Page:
The 9/11 attacks added more momentum to the restoration of the imperial presidency Without public announcement, Bush asserted “plenary” – or unlimited – powers as Commander in Chief and claimed that authority for the duration of the “war on terror.”
Over the next few years, Bush overrode constitutional rights, including habeas corpus guarantees of a fair trial and the Fourth Amendment’s requirement of warrants for searches. He ignored the 1978 Foreign Intelligence Surveillance Act, one of the Watergate-era reforms enacted to limit the President’s power to wiretap Americans.
Bush also claimed the unilateral right to take the nation to war as he plotted to invade Iraq. Though arguing that congressional approval was not needed, he pushed through a war-authorization vote in the weeks before Election 2002, dividing Democrats and helping the Republicans regain full control of Congress.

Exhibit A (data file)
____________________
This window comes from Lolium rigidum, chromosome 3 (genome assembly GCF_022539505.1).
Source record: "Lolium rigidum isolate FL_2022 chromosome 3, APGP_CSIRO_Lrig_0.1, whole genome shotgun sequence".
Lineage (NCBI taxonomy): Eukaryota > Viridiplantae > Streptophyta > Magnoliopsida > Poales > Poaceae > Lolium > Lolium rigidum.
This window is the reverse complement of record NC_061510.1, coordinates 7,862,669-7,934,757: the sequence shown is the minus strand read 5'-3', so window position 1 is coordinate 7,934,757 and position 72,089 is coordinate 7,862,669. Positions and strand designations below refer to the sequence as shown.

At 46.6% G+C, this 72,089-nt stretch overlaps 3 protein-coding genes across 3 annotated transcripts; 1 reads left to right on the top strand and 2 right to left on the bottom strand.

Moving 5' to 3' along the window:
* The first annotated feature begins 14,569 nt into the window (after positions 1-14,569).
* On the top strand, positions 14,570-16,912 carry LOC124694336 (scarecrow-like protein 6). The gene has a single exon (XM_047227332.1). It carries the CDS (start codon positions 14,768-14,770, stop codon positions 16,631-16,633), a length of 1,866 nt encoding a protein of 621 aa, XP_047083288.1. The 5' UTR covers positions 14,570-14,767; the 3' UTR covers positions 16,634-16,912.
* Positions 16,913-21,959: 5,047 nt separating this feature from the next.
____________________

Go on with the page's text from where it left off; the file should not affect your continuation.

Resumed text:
Then, brushing aside the United Nations Charter and objections from key allies, Bush launched the invasion of Iraq in March 2003. Three weeks later, Saddam Hussein’s government was toppled. On May 1, 2003, Bush celebrated his victory on the deck of the USS Abraham Lincoln under a banner reading “Mission Accomplished.”
In that dramatic scene, the imperial presidency had completed an extraordinary historic recovery from its low point on Aug. 9, 1974, when Richard Nixon tearfully resigned in disgrace and Gerald Ford took the oath of office.
But Ford’s actions then – and his silence about the Iraq invasion later – served the cause of the imperial presidency, even if the mild-mannered Republican from Michigan knew better.
Robert Parry broke many of the Iran-Contra stories in the 1980s for the Associated Press and Newsweek. His latest book, Secrecy & Privilege: Rise of the Bush Dynasty from Watergate to Iraq, can be ordered at secrecyandprivilege.com. It's also available at Amazon.com, as is his 1999 book, Lost History: Contras, Cocaine, the Press & 'Project Truth.'